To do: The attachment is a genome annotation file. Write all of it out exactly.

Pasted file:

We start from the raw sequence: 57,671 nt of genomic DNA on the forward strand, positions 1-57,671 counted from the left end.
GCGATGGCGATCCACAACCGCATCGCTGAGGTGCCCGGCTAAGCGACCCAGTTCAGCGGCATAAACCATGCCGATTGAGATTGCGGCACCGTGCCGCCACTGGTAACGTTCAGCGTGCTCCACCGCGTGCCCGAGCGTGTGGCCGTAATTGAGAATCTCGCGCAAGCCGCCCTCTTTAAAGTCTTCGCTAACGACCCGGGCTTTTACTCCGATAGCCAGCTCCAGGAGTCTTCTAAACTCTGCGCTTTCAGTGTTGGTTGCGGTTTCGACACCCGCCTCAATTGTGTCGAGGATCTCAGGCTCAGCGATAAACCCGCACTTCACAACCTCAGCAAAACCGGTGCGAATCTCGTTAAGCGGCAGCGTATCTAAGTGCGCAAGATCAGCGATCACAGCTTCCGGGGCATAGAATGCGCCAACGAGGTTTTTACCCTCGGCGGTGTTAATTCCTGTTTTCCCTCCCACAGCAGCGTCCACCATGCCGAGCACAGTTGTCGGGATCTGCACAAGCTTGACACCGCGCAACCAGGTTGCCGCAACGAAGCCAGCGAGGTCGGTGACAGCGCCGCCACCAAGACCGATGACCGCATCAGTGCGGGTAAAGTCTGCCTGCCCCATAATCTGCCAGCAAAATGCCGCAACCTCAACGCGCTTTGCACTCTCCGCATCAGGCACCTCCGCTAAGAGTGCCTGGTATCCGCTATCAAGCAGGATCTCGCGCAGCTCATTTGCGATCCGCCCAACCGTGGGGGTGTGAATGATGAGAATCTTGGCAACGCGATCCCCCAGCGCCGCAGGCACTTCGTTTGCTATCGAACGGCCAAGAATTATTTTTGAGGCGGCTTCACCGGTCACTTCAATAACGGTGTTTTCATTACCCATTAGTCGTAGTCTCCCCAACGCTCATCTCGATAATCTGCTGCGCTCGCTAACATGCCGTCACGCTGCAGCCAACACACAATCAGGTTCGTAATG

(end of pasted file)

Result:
We start from the raw sequence: 57,671 nt of genomic DNA on the forward strand, positions 1-57,671 counted from the left end.
GCGATGGCGATCCACAACCGCATCGCTGAGGTGCCCGGCTAAGCGACCCAGTTCAGCGGCATAAACCATGCCGATTGAGATTGCGGCACCGTGCCGCCACTGGTAACGTTCAGCGTGCTCCACCGCGTGCCCGAGCGTGTGGCCGTAATTGAGAATCTCGCGCAAGCCGCCCTCTTTAAAGTCTTCGCTAACGACCCGGGCTTTTACTCCGATAGCCAGCTCCAGGAGTCTTCTAAACTCTGCGCTTTCAGTGTTGGTTGCGGTTTCGACACCCGCCTCAATTGTGTCGAGGATCTCAGGCTCAGCGATAAACCCGCACTTCACAACCTCAGCAAAACCGGTGCGAATCTCGTTAAGCGGCAGCGTATCTAAGTGCGCAAGATCAGCGATCACAGCTTCCGGGGCATAGAATGCGCCAACGAGGTTTTTACCCTCGGCGGTGTTAATTCCTGTTTTCCCTCCCACAGCAGCGTCCACCATGCCGAGCACAGTTGTCGGGATCTGCACAAGCTTGACACCGCGCAACCAGGTTGCCGCAACGAAGCCAGCGAGGTCGGTGACAGCGCCGCCACCAAGACCGATGACCGCATCAGTGCGGGTAAAGTCTGCCTGCCCCATAATCTGCCAGCAAAATGCCGCAACCTCAACGCGCTTTGCACTCTCCGCATCAGGCACCTCCGCTAAGAGTGCCTGGTATCCGCTATCAAGCAGGATCTCGCGCAGCTCATTTGCGATCCGCCCAACCGTGGGGGTGTGAATGATGAGAATCTTGGCAACGCGATCCCCCAGCGCCGCAGGCACTTCGTTTGCTATCGAACGGCCAAGAATTATTTTTGAGGCGGCTTCACCGGTCACTTCAATAACGGTGTTTTCATTACCCATTAGTCGTAGTCTCCCCAACGCTCATCTCGATAATCTGCTGCGCTCGCTAACATGCCGTCACGCTGCAGCCAACACACAATCAGGTTCGTAATG